invito al cielo
Join Date: Mar 2006
Location: In Mulder's Basement room
Great piece about David Silva I thought some of you might dig
Pep Guardiola misjudged David Silva back in 2010, but not as badly as Real Madrid.
Guardiola admitted on Friday that he didn’t think Silva would do well in English football.
“He’s a technical player, he’s not playing box-to-box,” Guardiola said. “My image of England from the outside, I thought, ‘Maybe he’s going to suffer’. But I was happily, happily wrong.”
At least Guardiola eventually got to benefit from Silva’s talents, unlike Madrid, who blew their chance in frankly strange circumstances.
Everything was in place for Silva to move to the Santiago Bernabeu for about £30 million from Valencia. Florentino Perez set the ball rolling after a game between the two sides in the Spanish capital at the end of 2009-10, when he went down into the dressing room area, flanked by two of his nephews, to make a beeline for the playmaker. When Silva emerged, Perez approached and asked for a photo and an autograph for his relatives. Slightly confused and perhaps eager to get onto the team bus as soon as possible (some things never change), Silva gesticulated to his suitcase. Perez called for a Madrid delegate to take care of it: “Take the suitcase to the locker room, because next year David will be with us.”
Silva smiled sheepishly, took the picture and made his way home, and in the weeks that followed he became more and more open to the transfer. But once everything was in place, Madrid suddenly backed away and called it all off. City made their move and the rest is history – on Sunday at Bournemouth he played his 400th game for the club, in his 10th and final year.
“He’s been a fantastic servant to Manchester City,” Paul Power, who played 445 games for City between 1975 and 1986 and was the last player to reach the 400 milestone, tells The Athletic. “I think it’s more difficult these days to be loyal to one club. In my day, the directors of the club dominated the situation, so if a player wanted to get away he probably wouldn’t be able to. Nowadays if a player wants to get away, it’s usually quite easy for his agent to find a way. In those circumstances, he’s been fantastically loyal to City: he’s never caused a problem, like the situation with (Leroy) Sane at the moment.”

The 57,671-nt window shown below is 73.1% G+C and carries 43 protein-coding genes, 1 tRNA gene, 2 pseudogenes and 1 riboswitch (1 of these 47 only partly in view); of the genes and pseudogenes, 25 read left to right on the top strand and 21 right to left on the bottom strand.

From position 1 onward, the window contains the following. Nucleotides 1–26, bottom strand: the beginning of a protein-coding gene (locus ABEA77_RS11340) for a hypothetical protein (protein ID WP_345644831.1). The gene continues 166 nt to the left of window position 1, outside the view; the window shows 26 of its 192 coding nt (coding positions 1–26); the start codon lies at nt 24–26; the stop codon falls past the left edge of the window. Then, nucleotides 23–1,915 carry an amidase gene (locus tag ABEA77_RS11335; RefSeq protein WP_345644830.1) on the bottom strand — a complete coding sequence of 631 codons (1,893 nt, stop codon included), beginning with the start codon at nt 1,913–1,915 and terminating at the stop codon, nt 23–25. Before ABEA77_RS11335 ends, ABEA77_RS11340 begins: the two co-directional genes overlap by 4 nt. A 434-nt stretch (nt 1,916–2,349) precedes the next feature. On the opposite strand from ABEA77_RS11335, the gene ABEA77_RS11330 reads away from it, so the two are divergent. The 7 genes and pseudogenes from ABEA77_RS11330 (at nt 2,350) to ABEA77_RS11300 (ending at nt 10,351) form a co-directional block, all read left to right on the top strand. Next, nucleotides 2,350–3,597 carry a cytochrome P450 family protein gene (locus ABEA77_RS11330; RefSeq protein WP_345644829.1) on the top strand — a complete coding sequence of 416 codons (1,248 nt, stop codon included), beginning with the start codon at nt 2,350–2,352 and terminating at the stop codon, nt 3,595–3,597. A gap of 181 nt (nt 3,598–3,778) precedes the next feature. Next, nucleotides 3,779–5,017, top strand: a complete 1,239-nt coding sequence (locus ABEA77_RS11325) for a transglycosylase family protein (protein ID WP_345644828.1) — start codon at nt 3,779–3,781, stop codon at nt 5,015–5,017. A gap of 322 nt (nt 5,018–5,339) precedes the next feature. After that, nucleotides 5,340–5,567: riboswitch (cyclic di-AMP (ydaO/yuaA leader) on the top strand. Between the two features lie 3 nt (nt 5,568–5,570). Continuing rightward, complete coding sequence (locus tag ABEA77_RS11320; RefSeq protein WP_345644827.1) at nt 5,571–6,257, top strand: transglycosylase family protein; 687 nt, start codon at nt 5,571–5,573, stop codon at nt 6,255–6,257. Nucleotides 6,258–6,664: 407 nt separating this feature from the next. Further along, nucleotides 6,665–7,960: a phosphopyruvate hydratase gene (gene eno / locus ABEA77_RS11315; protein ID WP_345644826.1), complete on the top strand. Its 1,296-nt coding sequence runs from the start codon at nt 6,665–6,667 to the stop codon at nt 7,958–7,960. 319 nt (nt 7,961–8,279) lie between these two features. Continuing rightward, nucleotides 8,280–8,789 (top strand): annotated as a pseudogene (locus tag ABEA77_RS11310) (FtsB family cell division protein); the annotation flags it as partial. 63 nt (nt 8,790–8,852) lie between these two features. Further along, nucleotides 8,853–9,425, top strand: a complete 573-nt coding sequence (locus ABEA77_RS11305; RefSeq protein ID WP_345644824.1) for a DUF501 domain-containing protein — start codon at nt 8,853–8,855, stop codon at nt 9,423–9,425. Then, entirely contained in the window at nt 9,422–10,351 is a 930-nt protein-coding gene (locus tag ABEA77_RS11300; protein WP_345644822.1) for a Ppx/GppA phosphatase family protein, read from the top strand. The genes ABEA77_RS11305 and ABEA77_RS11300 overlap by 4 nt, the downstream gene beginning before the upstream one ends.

Had Madrid handled themselves better a decade ago, perhaps they would have stood a chance of taking him from City. In the weeks that followed Silva’s move to City, the reasons for Madrid’s change of heart were reported in the Spanish press. At this point, they make for surprising reading. It was said that Madrid carried out a complete study of his character and decided not to sign him because of concerns about his private life. He did not carry himself with the “required dignity” for Real Madrid. There were even rumours they felt he drank too much alcohol and was too much of a partier.
Were they watching the same David Silva?
“I don’t know where those rumours came from,” Silva said several years later, with his first Premier League title in the bag for City. “I have a clean conscience and I have always been a professional. That situation didn’t make me angry but it did seem very strange to me. There was interest and perhaps they wanted to end it with that. I’m very happy with the decision that I made.”
There is no doubt that everybody at Manchester City feels the same way. It did take him some time to adapt to life in England – he had a quiet first few months and did look as small and shy as perhaps Guardiola expected, but he became more comfortable as he and his family began to learn English, while a close friend, David Quintana, joined him in Manchester and eventually earned a position at the club looking after first-team players off the field.
Since then Silva has not looked back, although he pretty much is now as he was back then: he lives a quiet life with his family, especially so after the premature birth of his son Mateo, a period of his career which again proved his non-footballing qualities. When he’s with friends – he is very close with one City physio – he’ll often be playing La Pocha, a Spanish card game (you can download the app and try it out).
You’d have to go very far to find anybody connected to City with a bad word to say about Silva. Power’s observation about his loyalty to the club is typical of the praise that comes his way – after the consistently impressive performances, which have had fans wondering for years how they will replace him, everybody goes back to his character.